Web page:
“We have the same argument over and over.” This is one of the most common statements we hear in couples therapy sessions. If it feels like your fights never go anywhere, you may be trapped in a circular argument. Check out these conflict resolution tips to break the cycle, close the discussion, and improve communication in your relationship.
Identify the Underlying Issue (It May Not Be the Topic of the Argument)
Every argument has a root cause, and it’s usually not the actual topic of discussion. For example, let’s say you’re upset at your spouse for not doing the dishes, despite being asked for several days in a row. The root issue may not be the dishes specifically, but rather an imbalance of household responsibilities. You are upset about the dishes, but there is a much bigger issue at play beneath the surface.
If you’re stuck in a circular argument, analyze what the root may be. Trust issues? Miscommunication? Stress? Financial struggles? Pinpointing the problem can lead to the solution.
Focus on Solutions, Not Complaints
One of the main reasons discussions stay in the argument phase is because they’re centered around complaints. You think ABC is wrong and your partner thinks XYZ is wrong. All of your complaints, feelings and concerns are valid, but they’re not going to bring the argument to a close. Solutions will.
Reframe the conversation to look for solutions. Instead of saying, “I don’t like that you bought that without my input,” say, “I think we should discuss all purchases over $300.” Your partner may have a rebuttal to the solution, but this puts the conversation on the path toward compromise.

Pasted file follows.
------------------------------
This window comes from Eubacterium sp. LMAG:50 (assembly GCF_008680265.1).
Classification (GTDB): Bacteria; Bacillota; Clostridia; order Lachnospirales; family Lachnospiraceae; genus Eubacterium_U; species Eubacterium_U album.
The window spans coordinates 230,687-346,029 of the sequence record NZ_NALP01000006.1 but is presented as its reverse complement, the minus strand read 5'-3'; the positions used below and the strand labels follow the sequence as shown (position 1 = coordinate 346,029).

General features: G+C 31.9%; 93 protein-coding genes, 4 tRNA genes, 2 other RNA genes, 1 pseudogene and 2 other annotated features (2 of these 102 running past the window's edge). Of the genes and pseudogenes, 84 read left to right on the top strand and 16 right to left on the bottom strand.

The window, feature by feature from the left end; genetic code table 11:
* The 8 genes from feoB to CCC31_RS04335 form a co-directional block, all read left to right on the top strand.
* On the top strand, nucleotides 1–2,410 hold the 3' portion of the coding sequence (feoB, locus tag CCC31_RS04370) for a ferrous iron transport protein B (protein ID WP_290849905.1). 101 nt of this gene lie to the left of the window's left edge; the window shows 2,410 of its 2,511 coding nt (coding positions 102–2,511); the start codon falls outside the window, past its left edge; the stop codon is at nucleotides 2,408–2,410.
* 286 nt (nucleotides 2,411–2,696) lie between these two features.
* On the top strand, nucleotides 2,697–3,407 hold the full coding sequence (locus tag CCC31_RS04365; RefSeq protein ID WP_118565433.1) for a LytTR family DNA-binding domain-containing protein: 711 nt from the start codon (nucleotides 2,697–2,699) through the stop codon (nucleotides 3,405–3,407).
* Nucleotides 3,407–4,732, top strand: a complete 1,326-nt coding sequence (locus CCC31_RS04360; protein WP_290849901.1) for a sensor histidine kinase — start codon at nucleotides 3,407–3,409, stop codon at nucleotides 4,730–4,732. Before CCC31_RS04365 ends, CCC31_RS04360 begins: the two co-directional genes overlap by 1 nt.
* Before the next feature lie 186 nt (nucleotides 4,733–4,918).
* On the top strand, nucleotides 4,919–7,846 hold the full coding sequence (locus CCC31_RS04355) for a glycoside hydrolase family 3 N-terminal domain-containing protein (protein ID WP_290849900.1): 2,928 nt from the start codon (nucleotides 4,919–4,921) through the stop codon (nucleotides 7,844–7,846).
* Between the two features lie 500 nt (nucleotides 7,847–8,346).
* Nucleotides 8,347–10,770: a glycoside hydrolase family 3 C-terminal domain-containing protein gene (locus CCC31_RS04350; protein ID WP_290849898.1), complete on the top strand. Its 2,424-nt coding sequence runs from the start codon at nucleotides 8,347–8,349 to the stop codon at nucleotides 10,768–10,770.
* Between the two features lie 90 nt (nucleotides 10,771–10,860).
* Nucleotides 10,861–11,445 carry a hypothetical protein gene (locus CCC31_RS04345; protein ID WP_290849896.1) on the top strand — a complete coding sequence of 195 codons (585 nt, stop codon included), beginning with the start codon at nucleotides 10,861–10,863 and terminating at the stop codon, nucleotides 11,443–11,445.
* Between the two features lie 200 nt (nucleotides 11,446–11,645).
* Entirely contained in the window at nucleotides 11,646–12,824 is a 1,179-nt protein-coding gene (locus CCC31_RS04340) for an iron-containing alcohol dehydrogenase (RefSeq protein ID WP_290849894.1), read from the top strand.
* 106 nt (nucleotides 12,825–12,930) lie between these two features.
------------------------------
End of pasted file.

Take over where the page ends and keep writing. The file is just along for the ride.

Take Turns Sharing Feelings and Ideas
You’ve probably seen a ‘talking stick’ used in countless TV shows and movies. Whoever is holding the stick gets to speak, and everyone else in the room has to listen. You don’t have to use a stick, but you should adopt this communication style. One person speaks – the other one listens. Then swap so that each person’s ideas are heard.
As tempting as it may be, do not talk over one another. You may have the urge to interject, but hold off until your partner is finished. This is a sign of respect, and it gives you a chance to gather your thoughts. Talking over your partner means you’re acting on impulse, which is likely to fuel the argument.
Acknowledge What Your Partner Says before Sharing Your Thoughts
Many therapists recommend the “This is what I’m hearing” approach. Once your partner finishes his or her statement, you use the phrase “This is what I’m hearing” to validate their side of the discussion and summarize how you interpreted it. Not only does this show that you were listening, but it also helps your partner understand how you perceived the information.
If there is a miscommunication, you can correct it right away, rather than running with assumptions. This is yet another step that will help bring your circular argument to a close.
Come up with a Compromise That Fulfills Both Your Needs
Compromises are challenging, but every couple has to go through them. Once you have both sides and a set of potential solutions, come up with a compromise that’s mutually beneficial. If we look back on the dishes argument, the compromise might be a restructure of household chores. One person cooks and the other person does the dishes, or chores are divided by days of the week and adjusted to both of your work schedules.
When you find that compromise, the circle is broken. You may have a similar discussion in the future, but you can look back to this as a benchmark for solutions. “We figured it out before. We’ll figure it out again.”
Get Guidance from a Licensed Couples Therapist
Circular arguments and unresolved conflicts are primary contributors to divorce rates in America. You are not alone in your frustration, and you don’t have to resolve it alone! A couples therapist can act as a coach for difficult discussions, and the therapy process will give you tools to use in your day-to-day lives. When you have a solid foundation of communication skills, your discussions are less likely to turn into arguments.